First, you’ve got to know that for a southern gal, that’s about as angry as it gets. I just heard from the second Children’s Pastor this week, the fourth since the new year, who had to leave their position or will be let go soon. These are servants who did not spend too much, paint over a mural from 100 years ago, or even offend a saint of the church. Because I know too many of the details, I could just spit!
Yes, God will turn it all for good. Yes, God did not do this to them. Yes, leadership is stewardship and He’ll give it to whomever He pleases. But the cuts from stained glass go deep and wide. Having experienced this heart-wrenching trauma of leaving a local church without a ‘celebration’…what can and should we do?
First, please don’t be silent. They not only lost their job, but their church, their support system. They feel they’ve lost their closest friends in the Lord, and their spiritual history with that local church has just taken a huge hit. And so has their family. Call them. Text them. Love on them with a note, a card, a gift card, flowers, dinner. You may not know what to say, but please don’t act like they never existed. It is heartbreaking for the phone to stop ringing today when they had to answer 75 emails about an upcoming event just yesterday. If and when they don’t answer the phone, keep loving on them in ways you’ve loved on them before. There is no disloyalty in extending the hand of compassion, sharing a word of encouragement, tying a balloon on their mailbox, or even dropping off flowers on their front doorstep. Please don’t be silent.
Also, if they’ve had an impact on your life and your ministry, write them a letter. Tell them of their influence and share a story or two. Words on paper can be re-read often. As Dr Phil shares: even though the ‘meeting’ took place once, it repeats itself in a recurring loop, along with every relative conversation that comes to mind. Then they end up hearing and experiencing it hundreds of times. They need new words, encouraging words, to record over the loop running repeatedly in their head. They lost their job, not their life, not their calling. They need to hear that mantra….a lot.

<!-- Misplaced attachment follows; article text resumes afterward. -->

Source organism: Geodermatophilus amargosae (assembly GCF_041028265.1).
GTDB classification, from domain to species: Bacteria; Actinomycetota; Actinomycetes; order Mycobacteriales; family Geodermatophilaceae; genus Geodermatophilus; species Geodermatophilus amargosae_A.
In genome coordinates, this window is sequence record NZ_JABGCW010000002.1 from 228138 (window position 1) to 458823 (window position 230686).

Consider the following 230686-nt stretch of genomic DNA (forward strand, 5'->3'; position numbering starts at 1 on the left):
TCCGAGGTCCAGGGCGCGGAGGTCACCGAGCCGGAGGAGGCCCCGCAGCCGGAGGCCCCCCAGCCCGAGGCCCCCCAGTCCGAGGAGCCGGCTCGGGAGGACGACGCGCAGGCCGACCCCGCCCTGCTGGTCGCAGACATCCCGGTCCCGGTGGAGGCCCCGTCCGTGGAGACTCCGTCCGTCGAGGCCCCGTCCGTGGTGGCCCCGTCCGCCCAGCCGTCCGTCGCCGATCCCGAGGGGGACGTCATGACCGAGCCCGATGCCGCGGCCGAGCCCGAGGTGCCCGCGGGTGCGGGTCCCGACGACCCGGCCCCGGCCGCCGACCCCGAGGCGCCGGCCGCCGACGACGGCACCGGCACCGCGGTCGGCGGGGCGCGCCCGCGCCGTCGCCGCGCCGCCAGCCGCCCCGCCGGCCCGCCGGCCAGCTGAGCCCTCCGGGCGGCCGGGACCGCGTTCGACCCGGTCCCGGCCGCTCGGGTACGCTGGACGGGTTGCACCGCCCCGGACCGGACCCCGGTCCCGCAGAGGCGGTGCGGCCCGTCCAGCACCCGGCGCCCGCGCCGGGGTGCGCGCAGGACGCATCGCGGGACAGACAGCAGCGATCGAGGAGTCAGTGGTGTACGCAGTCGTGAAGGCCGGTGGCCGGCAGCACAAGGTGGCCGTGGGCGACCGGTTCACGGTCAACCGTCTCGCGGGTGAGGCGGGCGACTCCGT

And for goodness sakes, pray for them…and their spouses…and their kids. Their spouses are angry. Their kids are lost. If the kids are really young, they don’t understand why they can’t be at the only church they’ve ever known…essentially their second home. If the kids are older, they will struggle between being loyal to their hurt parent or their small group that helps them set the world aright each week. The professional Christian educator feels guilty for bringing this grief on their family. Ugh!
Oh, and their heart is also broken for the kids they’ve left behind…who they’ve known since before the kids were born…who visited them at the hospital on diagnosis day….who came to school and had lunch with them…who has nurtured each child into the call God has on each life since they were in the nursery…who was Jesus with skin on every single day.
Professional networking groups are pivotal relationships at this time. If a colleague is now ‘a ship at sea,’ BE the church for these folks until they dock at their new harbor. Invite them to your church. Remind them that they lost their job, but not God’s calling on their lives. Speak truth of how Jesus redeems, repairs, restores, and remembers what betrayal, loneliness, and hurt looks, feels, and sounds like. Provide a lunch of laughter, share a trip to the mountains, and hold their hand as they grieve and seek to become whole. Be the instrument of peace, the salve of comfort, and share the journey.
When people lose their jobs, their family of faith surrounds them with support, encouragement, and fills their hope-tank until they can fill it on their own again. But when it happens at church, it’s just different. And I’m so angry, I could just spit!
“If you can extract the precious from the worthless, then you can be my spokesman.” Jeremiah 15:19